How To Make An Infection Fighting Massage Oil

How To Make An Infection Fighting Massage Oil | Growing Up Herbal | Learn how to use essential oils to make a massage oil to support the body and keep infections at bay in this post.

How would you like to know how to make an infection fighting massage oil that will help support the body in fighting infections on the skin?

When my youngest had cellulitis, this is what was recommended to me by some natural mama friends of mine before I decided to take him to the doctor. I honestly believe this would have been very effective for him if I’d started it sooner, but hey, you live and learn right?

Now, you can use this “infection fighting” massage oil a number of ways.

  • any skin issue that you think may have the chance to become infected like minor cuts, scrapes, bug bites
  • ear infections – rub this right around the outside of the ear
  • strep throat – rub this on your child’s neck and around the tonsil area several times a day
  • hang nails or  ingrown toenails to keep the infection down as well
  • eczema scratching – add these essential oils to an appropriate carrier oil and use that on them to help prevent an infection from scratching
  • and more

Okay, so let’s get the recipe, shall we? It’s so simple. Anyone can make it.

DIY Infection Fighting Massage Oil

What you’ll need is:

1-ounce extra virgin olive oil, coconut oil, jojoba oil, or any other preferred carrier oil
7 drops lavender essential oil 
7 drops tea tree essential oil

Mix all this together, put it in a bottle, and label it. Store it in a cool place out of direct sunlight and use it as needed. It should last anywhere between 1-2 years if stored properly and not contaminated.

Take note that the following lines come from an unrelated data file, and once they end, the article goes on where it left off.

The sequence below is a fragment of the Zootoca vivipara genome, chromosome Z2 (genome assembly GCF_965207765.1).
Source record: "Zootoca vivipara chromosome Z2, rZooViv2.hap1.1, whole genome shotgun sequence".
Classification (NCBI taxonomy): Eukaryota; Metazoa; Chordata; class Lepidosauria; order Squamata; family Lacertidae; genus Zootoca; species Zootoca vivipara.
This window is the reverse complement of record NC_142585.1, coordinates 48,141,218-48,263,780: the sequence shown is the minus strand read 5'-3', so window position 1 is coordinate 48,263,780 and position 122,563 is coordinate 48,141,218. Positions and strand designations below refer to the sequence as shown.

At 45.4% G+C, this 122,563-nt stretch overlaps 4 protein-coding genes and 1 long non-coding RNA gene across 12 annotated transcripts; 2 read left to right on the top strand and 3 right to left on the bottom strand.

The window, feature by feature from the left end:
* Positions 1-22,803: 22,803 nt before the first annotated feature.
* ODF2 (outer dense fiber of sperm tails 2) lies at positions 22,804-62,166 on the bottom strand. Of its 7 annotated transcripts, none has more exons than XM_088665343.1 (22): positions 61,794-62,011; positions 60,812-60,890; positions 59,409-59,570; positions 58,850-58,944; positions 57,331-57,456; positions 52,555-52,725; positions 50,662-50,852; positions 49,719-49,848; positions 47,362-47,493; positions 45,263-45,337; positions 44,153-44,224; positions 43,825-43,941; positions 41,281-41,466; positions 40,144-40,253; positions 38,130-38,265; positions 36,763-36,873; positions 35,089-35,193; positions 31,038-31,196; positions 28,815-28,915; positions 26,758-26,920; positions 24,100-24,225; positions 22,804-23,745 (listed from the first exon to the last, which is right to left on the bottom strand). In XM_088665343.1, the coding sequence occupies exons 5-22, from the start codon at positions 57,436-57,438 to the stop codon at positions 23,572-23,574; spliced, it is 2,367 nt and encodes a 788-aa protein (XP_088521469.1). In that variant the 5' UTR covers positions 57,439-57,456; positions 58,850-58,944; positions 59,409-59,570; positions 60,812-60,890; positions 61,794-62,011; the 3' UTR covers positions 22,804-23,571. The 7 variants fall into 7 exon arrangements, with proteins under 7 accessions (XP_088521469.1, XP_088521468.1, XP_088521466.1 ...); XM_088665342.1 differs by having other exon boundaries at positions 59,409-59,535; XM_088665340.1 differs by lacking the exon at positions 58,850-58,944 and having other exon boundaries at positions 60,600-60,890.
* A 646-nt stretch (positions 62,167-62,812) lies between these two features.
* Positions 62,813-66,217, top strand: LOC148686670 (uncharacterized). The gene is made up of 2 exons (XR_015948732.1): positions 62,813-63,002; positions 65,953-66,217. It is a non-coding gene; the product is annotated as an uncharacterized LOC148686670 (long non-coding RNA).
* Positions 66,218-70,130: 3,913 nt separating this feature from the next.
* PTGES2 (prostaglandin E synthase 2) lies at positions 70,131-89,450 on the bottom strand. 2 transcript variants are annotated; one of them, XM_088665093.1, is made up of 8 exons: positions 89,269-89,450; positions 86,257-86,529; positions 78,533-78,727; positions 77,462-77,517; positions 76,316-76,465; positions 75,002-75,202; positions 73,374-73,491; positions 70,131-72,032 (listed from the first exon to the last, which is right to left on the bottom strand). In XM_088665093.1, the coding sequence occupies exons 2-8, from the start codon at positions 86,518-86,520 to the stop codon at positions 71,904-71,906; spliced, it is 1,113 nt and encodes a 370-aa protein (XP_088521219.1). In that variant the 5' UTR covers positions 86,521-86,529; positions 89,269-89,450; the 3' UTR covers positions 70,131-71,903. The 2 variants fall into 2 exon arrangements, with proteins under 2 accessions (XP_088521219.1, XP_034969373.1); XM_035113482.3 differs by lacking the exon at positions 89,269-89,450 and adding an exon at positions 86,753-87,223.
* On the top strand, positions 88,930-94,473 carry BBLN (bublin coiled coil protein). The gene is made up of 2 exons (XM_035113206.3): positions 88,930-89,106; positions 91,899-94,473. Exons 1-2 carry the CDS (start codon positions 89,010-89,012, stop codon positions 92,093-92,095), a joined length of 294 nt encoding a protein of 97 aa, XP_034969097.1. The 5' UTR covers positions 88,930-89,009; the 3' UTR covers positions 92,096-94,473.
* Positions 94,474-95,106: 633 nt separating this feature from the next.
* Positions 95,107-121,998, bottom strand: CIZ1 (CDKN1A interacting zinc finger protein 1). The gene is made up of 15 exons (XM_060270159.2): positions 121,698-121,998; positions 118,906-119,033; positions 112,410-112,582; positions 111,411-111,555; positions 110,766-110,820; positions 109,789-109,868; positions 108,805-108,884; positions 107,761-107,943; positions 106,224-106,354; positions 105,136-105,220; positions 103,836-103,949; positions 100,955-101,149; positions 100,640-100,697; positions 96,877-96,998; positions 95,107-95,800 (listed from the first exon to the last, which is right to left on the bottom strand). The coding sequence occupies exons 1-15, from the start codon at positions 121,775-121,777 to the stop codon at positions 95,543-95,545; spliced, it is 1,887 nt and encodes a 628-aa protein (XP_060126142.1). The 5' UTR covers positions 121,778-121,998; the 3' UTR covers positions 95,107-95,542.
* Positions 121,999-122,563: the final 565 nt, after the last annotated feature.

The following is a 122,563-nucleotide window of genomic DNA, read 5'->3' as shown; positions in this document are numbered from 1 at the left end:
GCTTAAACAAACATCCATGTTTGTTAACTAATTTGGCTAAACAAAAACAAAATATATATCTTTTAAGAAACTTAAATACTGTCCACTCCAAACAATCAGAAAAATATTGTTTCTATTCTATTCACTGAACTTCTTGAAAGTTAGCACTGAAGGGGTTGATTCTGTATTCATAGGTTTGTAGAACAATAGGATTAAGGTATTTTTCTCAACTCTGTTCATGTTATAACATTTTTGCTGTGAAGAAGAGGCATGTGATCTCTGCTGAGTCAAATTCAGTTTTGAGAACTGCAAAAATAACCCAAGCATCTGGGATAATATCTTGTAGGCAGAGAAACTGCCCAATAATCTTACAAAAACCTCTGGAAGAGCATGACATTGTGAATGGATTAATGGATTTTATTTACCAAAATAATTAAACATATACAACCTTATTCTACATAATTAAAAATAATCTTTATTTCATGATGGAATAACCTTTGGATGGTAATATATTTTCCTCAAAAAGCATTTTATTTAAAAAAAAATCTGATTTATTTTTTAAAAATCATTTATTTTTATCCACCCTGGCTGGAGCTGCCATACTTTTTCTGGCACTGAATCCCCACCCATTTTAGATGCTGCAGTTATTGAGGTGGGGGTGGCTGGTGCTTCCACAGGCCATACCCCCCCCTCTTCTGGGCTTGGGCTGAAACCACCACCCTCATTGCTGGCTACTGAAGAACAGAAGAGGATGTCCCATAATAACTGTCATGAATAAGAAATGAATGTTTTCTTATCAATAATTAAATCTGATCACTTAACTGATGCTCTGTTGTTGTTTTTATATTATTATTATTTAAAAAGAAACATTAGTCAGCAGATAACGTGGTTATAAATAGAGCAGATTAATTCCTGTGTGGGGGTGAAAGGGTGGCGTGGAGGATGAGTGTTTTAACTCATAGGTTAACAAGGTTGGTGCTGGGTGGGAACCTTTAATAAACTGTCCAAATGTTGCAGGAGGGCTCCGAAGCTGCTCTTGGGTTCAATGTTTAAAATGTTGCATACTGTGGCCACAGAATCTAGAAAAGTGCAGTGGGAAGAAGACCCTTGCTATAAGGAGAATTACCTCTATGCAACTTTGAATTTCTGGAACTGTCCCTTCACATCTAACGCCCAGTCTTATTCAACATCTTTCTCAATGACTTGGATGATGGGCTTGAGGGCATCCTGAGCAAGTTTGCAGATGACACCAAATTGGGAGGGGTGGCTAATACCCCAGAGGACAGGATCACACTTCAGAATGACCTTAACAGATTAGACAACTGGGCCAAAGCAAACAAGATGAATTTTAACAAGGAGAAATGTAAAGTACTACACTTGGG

This mixture will make a 2.5% dilution which is sufficient for an infection fighting oil, and it shouldn’t be used on children younger than 6 months.

A Word of Caution

There are a couple of things I want to caution you about when it comes to this oil.

First, don’t make it into a salve and use on deep cuts or wounds. The wax can seal bacteria in the wound and make worse. If you want to make this oil into a more solid form, I’d suggest making it into an ointment and only use it on minor surface issues. There are other natural ways of dealing with deeper cuts and wounds. We can discuss that another time if you want.

Second, know what the signs of infection are and monitor the area. If your child get’s scratched by a cat, you clean and dry the scratches really well, then start putting this oil on the scratches 2-3 times a day, but the area continues to look worse by getting more red, hot, and swollen… then it’s getting infected and your oil isn’t helping. That means it’s time to take stronger herbal action or head to the doctor. The choice is yours.

How do you approach infection (or potential infection) naturally? Share your wisdom with me in the comments below!
  1. Leesa C says:

    Hey, Meagan,